As an appraiser of mineral rights, it is surprising how few of us actually track our mineral properties. We lack even a rudimentary understanding of the legal description. Often these minerals are transferred on hand written documents with really bad legals. This leads to serious problems. You may have deeds that are in conflict with what is actually there.
Over-conveyance is curable but the outcome may disappoint you. The courts rule most often using the Duhig Rule. Charles Sartain explains the Duhig Rule in his post at this link :
Basically, it says that if bad conveyance results and all parties cannot be made whole, the overage is taken from the grantor’s land. Below is an example where the ownership is in doubt.
The legal provided stated the following
…100% interest in and to all of the oil, gas and other mineral in and under and that may be produced from the following describe lands situated in Roger Mills County, state of Oklahoma, to-wit:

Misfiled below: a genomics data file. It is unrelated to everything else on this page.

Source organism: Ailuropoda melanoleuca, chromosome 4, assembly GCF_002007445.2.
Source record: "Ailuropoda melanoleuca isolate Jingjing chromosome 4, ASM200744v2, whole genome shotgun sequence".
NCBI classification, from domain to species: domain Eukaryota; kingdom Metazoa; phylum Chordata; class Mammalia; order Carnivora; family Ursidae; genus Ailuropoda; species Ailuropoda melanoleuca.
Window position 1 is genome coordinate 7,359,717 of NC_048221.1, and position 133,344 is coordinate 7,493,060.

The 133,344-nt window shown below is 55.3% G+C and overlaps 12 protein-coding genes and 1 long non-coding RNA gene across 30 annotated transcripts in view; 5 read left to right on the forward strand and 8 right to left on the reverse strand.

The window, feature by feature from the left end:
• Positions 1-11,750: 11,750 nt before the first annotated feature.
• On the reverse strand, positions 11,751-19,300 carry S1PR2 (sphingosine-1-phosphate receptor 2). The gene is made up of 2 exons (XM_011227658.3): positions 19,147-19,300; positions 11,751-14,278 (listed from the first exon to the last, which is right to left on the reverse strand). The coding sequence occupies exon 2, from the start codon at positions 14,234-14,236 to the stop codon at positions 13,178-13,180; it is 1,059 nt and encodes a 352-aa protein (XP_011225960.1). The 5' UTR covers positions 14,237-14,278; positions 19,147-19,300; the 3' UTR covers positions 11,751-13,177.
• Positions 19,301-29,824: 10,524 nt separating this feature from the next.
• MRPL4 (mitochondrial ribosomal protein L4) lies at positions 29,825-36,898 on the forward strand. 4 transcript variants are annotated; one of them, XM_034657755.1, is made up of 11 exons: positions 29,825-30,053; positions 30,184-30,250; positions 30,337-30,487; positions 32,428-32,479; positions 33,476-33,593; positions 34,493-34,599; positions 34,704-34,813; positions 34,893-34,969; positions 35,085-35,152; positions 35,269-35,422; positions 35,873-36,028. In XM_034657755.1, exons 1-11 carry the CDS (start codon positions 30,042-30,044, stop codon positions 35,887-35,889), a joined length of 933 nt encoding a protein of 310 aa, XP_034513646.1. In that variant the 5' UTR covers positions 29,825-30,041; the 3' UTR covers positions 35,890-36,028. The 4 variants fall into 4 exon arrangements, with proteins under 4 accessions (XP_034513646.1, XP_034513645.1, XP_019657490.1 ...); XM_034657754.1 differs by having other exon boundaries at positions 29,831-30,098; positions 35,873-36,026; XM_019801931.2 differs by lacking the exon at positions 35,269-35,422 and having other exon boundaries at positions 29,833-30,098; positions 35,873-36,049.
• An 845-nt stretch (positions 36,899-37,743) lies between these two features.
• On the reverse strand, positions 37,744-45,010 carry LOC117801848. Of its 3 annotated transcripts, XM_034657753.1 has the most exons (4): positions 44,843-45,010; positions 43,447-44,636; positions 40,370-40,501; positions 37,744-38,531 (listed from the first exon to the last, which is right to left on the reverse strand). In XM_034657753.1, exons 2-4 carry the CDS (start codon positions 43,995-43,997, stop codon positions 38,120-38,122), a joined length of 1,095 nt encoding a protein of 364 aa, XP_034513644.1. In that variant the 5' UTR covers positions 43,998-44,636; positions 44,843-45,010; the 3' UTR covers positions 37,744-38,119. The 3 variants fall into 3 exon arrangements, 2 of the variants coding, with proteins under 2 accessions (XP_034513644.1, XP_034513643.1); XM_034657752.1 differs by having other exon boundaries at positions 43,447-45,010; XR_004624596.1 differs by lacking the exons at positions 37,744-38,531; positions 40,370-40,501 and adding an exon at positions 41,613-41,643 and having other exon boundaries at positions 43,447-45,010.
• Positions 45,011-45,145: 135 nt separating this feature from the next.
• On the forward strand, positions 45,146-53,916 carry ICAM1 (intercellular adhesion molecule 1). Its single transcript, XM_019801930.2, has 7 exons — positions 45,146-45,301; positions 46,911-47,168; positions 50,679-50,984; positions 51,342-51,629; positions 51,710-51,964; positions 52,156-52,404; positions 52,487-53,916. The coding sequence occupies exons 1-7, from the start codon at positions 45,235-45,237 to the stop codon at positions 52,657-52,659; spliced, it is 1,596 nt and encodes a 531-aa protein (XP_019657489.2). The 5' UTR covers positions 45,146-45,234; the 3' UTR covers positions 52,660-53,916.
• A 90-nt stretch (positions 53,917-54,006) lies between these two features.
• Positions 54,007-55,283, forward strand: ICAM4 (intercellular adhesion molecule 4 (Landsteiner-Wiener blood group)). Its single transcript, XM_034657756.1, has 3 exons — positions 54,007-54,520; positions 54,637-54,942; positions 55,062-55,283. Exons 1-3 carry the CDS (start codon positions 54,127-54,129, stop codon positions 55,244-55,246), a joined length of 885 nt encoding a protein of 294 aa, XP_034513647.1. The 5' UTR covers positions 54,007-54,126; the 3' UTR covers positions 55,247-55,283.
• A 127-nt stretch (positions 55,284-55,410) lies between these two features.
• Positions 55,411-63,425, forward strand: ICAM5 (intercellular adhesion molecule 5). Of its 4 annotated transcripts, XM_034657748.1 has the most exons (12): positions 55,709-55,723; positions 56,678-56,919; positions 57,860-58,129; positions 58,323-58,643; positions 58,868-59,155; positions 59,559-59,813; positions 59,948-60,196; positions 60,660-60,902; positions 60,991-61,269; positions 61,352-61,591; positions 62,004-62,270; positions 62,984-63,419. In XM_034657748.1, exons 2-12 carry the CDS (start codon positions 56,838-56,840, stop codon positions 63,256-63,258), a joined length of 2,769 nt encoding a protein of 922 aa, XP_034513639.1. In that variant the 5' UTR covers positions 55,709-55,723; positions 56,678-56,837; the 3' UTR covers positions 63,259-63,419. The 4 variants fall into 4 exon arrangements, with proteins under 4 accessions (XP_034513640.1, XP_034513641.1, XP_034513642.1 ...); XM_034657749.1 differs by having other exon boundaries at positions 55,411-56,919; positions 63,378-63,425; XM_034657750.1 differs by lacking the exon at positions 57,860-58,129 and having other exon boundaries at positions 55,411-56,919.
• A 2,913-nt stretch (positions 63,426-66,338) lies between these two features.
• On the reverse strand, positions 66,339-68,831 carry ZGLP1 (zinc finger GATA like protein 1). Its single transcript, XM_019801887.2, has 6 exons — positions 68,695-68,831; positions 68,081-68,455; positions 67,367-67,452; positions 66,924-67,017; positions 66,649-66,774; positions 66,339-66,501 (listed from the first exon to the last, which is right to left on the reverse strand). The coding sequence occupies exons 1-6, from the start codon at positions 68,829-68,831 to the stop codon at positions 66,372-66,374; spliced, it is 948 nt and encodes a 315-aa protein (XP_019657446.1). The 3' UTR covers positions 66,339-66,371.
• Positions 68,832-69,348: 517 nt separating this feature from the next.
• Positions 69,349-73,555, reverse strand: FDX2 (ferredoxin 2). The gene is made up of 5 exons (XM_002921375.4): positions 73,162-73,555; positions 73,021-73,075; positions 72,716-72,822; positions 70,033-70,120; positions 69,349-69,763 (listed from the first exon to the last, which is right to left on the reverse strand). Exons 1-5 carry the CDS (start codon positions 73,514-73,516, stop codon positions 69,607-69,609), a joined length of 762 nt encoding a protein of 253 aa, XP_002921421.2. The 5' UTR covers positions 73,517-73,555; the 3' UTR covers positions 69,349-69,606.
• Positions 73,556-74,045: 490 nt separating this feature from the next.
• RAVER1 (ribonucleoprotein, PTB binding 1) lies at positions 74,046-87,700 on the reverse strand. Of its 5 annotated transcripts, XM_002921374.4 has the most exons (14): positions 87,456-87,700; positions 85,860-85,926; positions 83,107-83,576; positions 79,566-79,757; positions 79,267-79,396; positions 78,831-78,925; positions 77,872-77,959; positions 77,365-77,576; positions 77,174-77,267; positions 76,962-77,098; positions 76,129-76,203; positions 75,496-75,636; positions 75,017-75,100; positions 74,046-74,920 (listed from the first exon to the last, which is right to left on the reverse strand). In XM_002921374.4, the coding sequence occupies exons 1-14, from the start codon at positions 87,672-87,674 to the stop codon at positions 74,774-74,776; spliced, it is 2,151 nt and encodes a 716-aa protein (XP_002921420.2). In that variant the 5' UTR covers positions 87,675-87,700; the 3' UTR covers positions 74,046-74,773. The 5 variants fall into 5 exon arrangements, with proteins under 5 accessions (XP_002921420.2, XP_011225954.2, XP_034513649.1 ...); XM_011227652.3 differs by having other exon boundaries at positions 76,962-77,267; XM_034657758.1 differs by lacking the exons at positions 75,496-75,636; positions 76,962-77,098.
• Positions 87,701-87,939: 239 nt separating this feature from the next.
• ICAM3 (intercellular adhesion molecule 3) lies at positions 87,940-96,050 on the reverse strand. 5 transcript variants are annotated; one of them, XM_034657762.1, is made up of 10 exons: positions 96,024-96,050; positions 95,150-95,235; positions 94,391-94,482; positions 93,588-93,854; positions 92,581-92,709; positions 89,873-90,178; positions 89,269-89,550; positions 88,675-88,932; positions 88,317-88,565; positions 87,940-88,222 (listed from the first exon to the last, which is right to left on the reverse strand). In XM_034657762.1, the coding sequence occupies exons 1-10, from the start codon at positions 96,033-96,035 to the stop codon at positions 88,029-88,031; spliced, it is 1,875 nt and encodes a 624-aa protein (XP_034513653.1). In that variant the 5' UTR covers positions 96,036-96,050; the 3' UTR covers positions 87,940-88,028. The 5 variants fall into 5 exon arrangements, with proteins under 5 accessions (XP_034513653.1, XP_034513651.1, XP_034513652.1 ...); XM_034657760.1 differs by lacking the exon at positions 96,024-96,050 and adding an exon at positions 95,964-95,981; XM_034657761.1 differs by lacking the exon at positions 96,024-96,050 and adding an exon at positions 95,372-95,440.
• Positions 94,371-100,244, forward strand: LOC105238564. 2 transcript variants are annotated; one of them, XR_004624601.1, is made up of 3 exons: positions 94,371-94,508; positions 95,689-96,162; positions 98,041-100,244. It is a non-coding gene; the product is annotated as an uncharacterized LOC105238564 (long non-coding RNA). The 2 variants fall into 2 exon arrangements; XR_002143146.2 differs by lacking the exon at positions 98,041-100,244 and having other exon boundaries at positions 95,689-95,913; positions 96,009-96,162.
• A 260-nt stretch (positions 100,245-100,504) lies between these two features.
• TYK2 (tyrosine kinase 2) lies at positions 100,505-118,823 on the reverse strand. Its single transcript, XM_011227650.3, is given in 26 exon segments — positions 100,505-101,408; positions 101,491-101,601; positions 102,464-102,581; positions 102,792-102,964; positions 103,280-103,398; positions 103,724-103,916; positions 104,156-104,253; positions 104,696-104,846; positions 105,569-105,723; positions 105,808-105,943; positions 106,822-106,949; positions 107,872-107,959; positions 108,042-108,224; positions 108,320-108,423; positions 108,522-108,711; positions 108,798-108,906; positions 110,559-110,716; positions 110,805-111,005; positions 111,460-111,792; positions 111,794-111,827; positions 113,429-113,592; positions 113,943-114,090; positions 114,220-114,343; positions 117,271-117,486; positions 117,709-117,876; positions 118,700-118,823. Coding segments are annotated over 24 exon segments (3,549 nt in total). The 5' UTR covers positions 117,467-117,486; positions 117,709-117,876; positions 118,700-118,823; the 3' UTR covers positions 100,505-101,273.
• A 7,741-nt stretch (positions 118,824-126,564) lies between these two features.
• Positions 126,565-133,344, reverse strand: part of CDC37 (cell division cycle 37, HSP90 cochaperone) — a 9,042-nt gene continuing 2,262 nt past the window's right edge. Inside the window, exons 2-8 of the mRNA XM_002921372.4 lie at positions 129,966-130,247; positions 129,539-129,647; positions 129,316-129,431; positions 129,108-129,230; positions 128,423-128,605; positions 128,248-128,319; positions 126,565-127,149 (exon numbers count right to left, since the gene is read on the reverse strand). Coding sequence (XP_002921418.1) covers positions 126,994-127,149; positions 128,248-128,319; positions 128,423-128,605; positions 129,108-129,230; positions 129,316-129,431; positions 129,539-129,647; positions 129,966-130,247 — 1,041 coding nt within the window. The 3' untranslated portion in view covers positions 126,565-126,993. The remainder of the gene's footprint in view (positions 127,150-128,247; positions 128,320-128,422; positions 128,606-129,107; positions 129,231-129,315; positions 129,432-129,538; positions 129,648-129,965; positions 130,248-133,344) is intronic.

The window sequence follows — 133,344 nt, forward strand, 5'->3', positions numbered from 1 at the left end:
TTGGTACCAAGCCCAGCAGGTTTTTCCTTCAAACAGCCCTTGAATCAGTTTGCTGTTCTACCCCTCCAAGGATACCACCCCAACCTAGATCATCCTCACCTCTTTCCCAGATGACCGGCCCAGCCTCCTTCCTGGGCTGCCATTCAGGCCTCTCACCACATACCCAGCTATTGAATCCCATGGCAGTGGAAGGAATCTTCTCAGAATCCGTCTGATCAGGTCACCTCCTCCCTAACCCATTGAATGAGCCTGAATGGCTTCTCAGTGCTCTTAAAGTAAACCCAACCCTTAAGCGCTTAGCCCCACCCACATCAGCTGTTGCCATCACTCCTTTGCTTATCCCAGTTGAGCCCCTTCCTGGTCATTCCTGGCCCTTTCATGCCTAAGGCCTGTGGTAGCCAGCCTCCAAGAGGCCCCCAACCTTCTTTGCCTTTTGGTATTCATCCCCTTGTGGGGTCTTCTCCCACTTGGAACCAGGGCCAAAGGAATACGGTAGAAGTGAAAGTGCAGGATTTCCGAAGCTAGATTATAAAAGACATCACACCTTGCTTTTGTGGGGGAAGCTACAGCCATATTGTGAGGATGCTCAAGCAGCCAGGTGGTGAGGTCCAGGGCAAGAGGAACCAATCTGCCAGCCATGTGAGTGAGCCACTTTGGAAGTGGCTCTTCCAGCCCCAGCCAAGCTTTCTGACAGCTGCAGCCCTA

Section Thirty-five (35) and Thirty-six (36) Township sixteen (16) North, Range Twenty-three (23) West, Roger Mills County, Oklahoma
Containing 55.8 acres, more or less….
Subsequent title work indicated the actual amount to the grantees was 14.6 acres. The legal description contains the description to 1,280 acres, and the deed does not specify where the 55.8 acres is. Further, the entire property was in section 36 according to title work. There is no mineral property in the other section.
Such bad title work results in making the job of a mineral appraiser difficult to set a per acre value to the property, or to apply a per acre value to the same. Yes, it costs money to clear clouded titles, to bring up reservation of minerals into a more defensible mineral deed, but the potential for errors and the liability of misallocation of accurate legals can result in much greater issues in the future.